LAFD Station 69 Responds to Major Fires

Photos courtesy of Captain Thomas Kitahata

According to Cal Fire, the Thomas Fire, which started on December 4 in Ventura County and then expanded north and west into Santa Barbara County, burned almost 270,000 acres as of December 17. The fire was initially fanned by extreme winds, which reached 40 to 50 miles per hour, and extremely low humidity.

As of Sunday morning, 18,000 structures were threatened, 1,020 destroyed and 242 damaged. Among the 7,956 fire personnel trying to contain the fire, at least four were from Pacific Palisades Fire Station 69 (corner of Sunset and Carey).

On December 6, as the Station 69 B-shift came on duty at 5:30 a.m., they learned that only moments earlier the A-shift had been called to the Skirball Fire, raging east of the 405 Freeway near Mulholland Drive. By December 11, this fire was 85 percent contained with 422 acres burned, 12 structures damaged and six structures destroyed.

Station 69 Crew fighting the Thomas Fire are (left to right) Firefighter Mike Thompson, Engineer Steve Hazard, Firefighter Jeff Escalante and Captain Robert Bates.

As the Skirball Fire expanded south towards Sunset, fire officials feared that it would jump the 405 and burn towards the sea, during Red Flag conditions that included low humidity and Santa Ana winds. The cause of the fire was later attributed to a cooking fire at a homeless encampment under the Sepulveda/405 bridge.

“We’re two weeks in a weather pattern that caused this,” said Deputy Chief Charles Butler at an event at Ritrovo restaurant on December 13. During the Skirball Fire, Butler warned residents that firefighters were concerned that “winds would come from the northeast and could push the fire across the freeway.”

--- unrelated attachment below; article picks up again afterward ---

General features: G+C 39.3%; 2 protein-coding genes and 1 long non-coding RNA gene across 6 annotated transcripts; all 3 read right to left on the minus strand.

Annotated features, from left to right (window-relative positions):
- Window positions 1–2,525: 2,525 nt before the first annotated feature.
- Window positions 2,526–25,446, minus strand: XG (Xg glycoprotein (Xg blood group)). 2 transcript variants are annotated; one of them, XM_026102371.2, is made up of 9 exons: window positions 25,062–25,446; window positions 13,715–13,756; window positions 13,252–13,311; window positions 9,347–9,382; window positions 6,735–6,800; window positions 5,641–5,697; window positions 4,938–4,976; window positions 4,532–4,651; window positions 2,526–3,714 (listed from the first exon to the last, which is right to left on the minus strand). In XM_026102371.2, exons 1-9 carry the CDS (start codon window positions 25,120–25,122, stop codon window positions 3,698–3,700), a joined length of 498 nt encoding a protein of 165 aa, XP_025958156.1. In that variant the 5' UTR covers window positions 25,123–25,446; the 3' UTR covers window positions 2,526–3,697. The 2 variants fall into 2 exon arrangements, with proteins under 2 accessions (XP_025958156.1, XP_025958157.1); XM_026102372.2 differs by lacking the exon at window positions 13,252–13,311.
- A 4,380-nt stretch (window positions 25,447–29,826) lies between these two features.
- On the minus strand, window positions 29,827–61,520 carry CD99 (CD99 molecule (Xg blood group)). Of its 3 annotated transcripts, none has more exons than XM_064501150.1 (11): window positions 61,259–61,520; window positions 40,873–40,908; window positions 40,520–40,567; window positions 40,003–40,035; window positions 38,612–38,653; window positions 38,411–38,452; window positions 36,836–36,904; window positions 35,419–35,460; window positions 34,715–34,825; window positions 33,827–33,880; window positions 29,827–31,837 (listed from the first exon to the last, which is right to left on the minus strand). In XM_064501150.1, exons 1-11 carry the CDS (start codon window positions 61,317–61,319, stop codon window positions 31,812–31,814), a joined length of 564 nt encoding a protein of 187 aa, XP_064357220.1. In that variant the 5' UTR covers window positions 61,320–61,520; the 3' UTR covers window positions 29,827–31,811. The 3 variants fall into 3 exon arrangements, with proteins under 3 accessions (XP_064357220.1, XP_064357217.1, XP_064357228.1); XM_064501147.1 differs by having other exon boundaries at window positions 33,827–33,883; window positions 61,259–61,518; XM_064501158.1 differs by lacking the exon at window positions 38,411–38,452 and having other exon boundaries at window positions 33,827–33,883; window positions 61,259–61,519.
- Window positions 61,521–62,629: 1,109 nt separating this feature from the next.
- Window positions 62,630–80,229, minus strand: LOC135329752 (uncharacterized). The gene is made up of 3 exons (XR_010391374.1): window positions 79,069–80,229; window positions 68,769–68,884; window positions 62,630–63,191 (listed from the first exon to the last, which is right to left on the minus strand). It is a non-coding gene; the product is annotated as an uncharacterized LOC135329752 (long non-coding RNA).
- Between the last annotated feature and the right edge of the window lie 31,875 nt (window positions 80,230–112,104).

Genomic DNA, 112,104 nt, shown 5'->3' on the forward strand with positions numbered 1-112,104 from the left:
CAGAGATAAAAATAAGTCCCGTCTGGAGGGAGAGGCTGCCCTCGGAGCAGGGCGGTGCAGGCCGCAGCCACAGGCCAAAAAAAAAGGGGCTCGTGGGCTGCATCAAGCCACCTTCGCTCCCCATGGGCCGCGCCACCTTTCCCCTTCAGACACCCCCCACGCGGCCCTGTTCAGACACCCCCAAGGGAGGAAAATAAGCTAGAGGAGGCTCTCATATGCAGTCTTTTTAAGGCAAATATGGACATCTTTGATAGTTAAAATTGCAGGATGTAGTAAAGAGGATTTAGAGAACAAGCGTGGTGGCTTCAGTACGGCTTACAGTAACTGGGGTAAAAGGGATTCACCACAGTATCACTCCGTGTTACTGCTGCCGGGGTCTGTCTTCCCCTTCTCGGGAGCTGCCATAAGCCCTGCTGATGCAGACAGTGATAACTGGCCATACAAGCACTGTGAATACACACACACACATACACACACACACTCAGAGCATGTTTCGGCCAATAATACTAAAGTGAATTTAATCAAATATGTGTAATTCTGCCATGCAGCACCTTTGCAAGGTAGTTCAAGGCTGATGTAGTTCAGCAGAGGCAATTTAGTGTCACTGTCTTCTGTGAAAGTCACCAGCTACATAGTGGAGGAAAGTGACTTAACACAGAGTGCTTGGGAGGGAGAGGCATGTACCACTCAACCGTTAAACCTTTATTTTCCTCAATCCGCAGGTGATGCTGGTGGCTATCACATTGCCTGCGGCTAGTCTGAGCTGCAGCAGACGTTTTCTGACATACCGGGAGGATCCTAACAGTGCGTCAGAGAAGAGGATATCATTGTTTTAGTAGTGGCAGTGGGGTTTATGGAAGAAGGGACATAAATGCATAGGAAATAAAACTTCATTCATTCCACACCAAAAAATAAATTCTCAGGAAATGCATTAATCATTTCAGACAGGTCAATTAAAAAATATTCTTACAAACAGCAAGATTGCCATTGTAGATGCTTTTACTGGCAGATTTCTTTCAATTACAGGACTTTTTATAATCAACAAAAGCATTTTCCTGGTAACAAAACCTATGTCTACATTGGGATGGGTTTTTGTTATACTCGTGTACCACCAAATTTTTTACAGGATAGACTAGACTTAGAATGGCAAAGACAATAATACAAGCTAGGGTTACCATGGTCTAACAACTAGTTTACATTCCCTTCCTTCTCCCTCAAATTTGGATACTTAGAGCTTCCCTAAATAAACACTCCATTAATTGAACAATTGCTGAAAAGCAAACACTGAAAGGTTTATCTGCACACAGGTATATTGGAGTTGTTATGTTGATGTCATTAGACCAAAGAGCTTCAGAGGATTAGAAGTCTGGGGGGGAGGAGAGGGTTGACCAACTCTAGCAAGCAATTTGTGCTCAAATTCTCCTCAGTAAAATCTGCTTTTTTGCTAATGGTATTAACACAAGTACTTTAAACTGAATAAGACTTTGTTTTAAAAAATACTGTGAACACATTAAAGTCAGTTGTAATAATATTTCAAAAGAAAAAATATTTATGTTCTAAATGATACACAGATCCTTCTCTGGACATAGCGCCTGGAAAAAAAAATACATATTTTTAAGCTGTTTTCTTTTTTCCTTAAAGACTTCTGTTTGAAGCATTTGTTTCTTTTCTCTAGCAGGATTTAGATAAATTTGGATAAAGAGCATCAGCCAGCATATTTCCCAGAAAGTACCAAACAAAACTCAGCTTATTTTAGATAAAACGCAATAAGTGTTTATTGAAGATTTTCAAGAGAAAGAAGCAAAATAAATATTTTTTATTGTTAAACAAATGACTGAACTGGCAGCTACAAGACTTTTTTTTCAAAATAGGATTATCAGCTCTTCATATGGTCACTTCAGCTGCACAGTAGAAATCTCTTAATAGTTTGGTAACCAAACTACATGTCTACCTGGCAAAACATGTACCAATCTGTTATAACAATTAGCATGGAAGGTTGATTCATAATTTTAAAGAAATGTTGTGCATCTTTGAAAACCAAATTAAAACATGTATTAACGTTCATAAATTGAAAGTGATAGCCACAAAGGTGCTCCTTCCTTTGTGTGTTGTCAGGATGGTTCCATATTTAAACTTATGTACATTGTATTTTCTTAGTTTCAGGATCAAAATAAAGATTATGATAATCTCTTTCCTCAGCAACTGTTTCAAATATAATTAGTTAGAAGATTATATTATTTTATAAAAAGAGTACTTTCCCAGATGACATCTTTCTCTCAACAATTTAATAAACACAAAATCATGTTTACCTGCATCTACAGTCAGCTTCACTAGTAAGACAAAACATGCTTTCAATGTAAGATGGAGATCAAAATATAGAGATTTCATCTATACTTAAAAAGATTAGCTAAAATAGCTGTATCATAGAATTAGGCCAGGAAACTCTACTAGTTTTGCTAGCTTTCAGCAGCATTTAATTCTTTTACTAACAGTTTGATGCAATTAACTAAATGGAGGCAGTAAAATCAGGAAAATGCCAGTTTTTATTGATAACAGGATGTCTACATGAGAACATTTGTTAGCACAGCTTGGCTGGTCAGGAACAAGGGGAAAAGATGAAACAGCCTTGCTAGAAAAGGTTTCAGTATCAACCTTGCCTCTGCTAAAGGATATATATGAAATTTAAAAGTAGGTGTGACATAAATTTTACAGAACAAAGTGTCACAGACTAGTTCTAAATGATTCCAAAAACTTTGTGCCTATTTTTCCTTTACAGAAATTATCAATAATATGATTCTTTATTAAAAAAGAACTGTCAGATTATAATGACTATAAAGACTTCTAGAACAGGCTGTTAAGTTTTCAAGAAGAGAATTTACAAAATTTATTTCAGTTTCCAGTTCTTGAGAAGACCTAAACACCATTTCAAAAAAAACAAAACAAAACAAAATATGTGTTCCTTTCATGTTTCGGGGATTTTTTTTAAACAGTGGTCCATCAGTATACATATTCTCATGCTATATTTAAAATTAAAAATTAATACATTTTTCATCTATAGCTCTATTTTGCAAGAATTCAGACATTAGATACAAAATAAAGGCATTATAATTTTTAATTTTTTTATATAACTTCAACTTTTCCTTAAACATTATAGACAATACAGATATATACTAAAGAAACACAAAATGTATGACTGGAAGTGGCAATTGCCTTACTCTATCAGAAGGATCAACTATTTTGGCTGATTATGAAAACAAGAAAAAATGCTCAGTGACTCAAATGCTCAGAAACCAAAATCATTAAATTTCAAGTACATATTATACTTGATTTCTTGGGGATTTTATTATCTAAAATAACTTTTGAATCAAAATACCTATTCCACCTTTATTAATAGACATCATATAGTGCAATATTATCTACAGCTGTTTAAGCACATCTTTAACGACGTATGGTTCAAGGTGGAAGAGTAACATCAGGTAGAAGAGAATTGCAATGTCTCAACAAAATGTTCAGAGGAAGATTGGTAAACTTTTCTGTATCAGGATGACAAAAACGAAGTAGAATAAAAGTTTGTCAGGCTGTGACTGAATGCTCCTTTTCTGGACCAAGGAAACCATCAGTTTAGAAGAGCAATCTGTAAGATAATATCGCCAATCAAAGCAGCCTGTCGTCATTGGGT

Both fires caused unhealthy air conditions. The smoke from the Thomas Fire was so intense in the Palisades on the second day that air quality was unhealthy.

Station 69 Firefighter Jeff Escalante works on one structure affected by the Thomas Fire.

School was cancelled at Palisades High School from Wednesday through Friday.

Other local schools followed suit because of the possibility of necessary evacuations.

Are the Santa Anas unusual for December? Station 69’s Firefighter Rich Tucker said, “September through April is when we have Santa Anas.”

Engineer Brian Koneval, who is also on the B-shift, said “We have to be concerned about wildland fires in the Santa Monica Mountains all the time.”

Since firefighters were called out to fight fires away from the Palisades, the two men had some advice for Palisadians. “If you have an emergency, call 911,” Tucker said. “Do not call the station.”

The firefighters warned that when so many personnel are deployed in so many areas, Station 69 might not be able to respond. By calling 911, “the call will go to a site that can be dispatched to the closest emergency.”

And most importantly, have a “Go Bag” ready (filled with medication, important papers, cellphone) and remember to pack for your pets.

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